How does my diet affect my skin?
How often should I wash my face?
What *really* causes acne?
What cosmetic ingredients are good or bad?
So many questions. You'll be happy to know we've answered these and many more in our awesome (if we do say so ourselves) Frequently-Asked-Questions article:
The clean and healthy face: Your ultimate skincare FAQ.
It's fun and easy to read – plus we've organized it so you can quickly find the answers to your most pressing skincare issues!
Between skincare and makeup, women report using quite a few products – for many people it's 20 or more.
Though it seems like each product zeros in on a specific function, doctors and dermatologists agree that less is actually more.
For one thing, lots of very specific products don't deliver huge benefits. And for another, using more and more products just raises your chances of allergic reactions and mystery ingredients.
So here's the tip: Cut back on product overload. Keep it simple! Professionals in this New York Times article and this more recent one from More magazine all recommend no more than two or three products for the morning and three before bedtime.
The two they all agree on are a gentle cleansing product [AHEM!] and – ready? – sunscreen!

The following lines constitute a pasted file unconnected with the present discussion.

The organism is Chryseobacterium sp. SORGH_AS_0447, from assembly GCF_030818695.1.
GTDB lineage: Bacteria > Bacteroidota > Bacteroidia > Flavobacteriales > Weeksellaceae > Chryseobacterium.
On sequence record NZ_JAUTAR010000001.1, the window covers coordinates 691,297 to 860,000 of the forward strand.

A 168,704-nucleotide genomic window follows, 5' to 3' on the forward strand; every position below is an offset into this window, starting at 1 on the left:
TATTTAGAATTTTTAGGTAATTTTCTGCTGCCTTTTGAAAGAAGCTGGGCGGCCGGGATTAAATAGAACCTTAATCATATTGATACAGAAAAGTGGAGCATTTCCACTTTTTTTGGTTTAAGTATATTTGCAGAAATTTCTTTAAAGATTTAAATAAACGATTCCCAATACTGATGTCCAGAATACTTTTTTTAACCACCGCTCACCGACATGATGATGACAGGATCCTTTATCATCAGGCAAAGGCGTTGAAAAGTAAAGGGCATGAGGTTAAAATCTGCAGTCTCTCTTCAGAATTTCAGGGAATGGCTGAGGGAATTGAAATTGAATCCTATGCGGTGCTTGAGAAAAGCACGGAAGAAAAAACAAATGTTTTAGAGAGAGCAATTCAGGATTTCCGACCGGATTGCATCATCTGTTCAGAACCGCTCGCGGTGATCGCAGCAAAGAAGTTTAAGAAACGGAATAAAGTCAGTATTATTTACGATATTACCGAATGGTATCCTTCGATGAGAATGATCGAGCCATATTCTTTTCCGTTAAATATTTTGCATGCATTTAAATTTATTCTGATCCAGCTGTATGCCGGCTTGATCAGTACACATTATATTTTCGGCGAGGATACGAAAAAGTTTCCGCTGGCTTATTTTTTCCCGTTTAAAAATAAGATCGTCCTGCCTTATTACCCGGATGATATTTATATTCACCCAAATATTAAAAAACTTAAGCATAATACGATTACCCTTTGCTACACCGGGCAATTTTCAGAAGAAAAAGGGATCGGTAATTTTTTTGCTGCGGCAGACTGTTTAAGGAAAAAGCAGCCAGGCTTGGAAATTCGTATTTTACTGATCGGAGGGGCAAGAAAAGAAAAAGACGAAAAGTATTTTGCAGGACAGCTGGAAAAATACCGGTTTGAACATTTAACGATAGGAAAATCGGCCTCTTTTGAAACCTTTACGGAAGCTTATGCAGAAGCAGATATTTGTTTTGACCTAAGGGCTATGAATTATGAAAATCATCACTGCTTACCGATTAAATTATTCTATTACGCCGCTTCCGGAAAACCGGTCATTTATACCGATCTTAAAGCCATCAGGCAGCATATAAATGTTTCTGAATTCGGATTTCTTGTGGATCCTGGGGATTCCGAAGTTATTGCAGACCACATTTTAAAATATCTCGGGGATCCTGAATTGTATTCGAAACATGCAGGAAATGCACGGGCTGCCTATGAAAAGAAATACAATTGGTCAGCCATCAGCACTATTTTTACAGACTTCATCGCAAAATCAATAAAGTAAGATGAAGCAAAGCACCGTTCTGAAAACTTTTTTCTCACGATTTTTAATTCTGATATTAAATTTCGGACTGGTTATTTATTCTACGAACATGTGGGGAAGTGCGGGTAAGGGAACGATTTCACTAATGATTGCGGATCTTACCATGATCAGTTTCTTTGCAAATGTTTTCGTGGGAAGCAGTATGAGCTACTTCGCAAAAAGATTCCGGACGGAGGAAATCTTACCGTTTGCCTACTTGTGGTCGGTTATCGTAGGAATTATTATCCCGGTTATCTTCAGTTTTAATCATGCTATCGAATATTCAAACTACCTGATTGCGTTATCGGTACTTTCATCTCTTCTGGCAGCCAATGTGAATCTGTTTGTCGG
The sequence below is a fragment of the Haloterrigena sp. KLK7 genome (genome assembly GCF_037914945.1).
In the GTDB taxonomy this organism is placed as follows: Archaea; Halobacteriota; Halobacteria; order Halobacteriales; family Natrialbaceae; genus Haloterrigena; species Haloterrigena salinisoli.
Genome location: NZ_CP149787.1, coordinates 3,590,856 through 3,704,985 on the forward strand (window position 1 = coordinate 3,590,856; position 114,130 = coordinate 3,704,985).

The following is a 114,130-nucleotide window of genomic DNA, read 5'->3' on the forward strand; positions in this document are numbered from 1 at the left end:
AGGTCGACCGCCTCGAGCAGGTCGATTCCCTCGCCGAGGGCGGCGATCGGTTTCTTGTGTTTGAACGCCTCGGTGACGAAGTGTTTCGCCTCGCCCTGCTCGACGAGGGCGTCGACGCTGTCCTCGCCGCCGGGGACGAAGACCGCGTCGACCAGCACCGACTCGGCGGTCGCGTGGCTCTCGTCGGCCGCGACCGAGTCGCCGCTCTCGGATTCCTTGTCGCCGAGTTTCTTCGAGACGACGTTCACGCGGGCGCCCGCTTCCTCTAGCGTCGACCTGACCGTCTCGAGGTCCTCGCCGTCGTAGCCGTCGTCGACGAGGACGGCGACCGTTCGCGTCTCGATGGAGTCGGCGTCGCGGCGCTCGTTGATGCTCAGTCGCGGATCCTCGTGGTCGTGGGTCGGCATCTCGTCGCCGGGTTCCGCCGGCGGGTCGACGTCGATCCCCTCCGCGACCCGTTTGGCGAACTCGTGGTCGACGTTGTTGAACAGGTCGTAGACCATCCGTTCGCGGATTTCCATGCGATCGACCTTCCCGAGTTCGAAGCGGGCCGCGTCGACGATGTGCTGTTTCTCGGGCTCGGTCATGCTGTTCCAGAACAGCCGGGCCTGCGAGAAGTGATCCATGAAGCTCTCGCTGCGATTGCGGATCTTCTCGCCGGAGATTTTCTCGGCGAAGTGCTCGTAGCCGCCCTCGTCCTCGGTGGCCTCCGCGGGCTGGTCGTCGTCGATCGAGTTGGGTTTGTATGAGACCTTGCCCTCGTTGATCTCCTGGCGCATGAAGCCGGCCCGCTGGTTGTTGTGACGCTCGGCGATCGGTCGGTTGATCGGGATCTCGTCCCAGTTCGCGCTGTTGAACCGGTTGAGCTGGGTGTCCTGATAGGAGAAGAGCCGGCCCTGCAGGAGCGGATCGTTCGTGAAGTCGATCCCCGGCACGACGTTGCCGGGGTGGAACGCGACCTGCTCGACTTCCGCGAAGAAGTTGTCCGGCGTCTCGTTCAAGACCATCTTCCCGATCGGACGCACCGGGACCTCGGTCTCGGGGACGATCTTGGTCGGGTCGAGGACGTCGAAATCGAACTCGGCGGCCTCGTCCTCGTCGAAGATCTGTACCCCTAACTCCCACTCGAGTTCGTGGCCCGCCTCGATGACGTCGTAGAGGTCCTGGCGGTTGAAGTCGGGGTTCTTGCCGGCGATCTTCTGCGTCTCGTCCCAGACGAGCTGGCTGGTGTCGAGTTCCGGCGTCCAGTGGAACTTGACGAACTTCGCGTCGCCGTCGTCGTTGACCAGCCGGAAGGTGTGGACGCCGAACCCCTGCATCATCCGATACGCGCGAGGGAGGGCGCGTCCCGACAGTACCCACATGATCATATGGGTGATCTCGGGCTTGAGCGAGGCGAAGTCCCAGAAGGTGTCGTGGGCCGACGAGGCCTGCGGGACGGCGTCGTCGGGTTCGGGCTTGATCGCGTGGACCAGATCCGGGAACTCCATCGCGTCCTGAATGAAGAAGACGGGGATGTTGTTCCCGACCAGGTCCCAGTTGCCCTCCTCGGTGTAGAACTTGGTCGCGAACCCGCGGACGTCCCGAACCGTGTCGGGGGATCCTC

The Style List has an even more radical approach to try: Taking a week off from makeup. Completely. We'll dig into that idea in a future post!
We're also very proud that our customers say Cor Silver Soap can serve many functions, replacing a lot of products with just one. In addition to cleaning and moisturizing your face, it's a gentle and effective makeup remover, and it's all we use for exfoliation. And check out Cor users' comments about complexion!
See earlier skincare tips on getting more sleep, managing stress
Sunshine is awesome – it lightens the mood and (in moderation) helps your body produce vitamin D.
But as with almost any good thing, you can get too much sunshine. And that's not good for your skin.
UV rays from the sun are a form of radiation. Sunburn is thing that should give us a clear sign our skin doesn't handle overexposure very well. But smaller amounts of UV exposure over the long-term also add up. UV radiation weakens the skin's immune system, which can contribute to the development of melanoma and other types of skin cancer.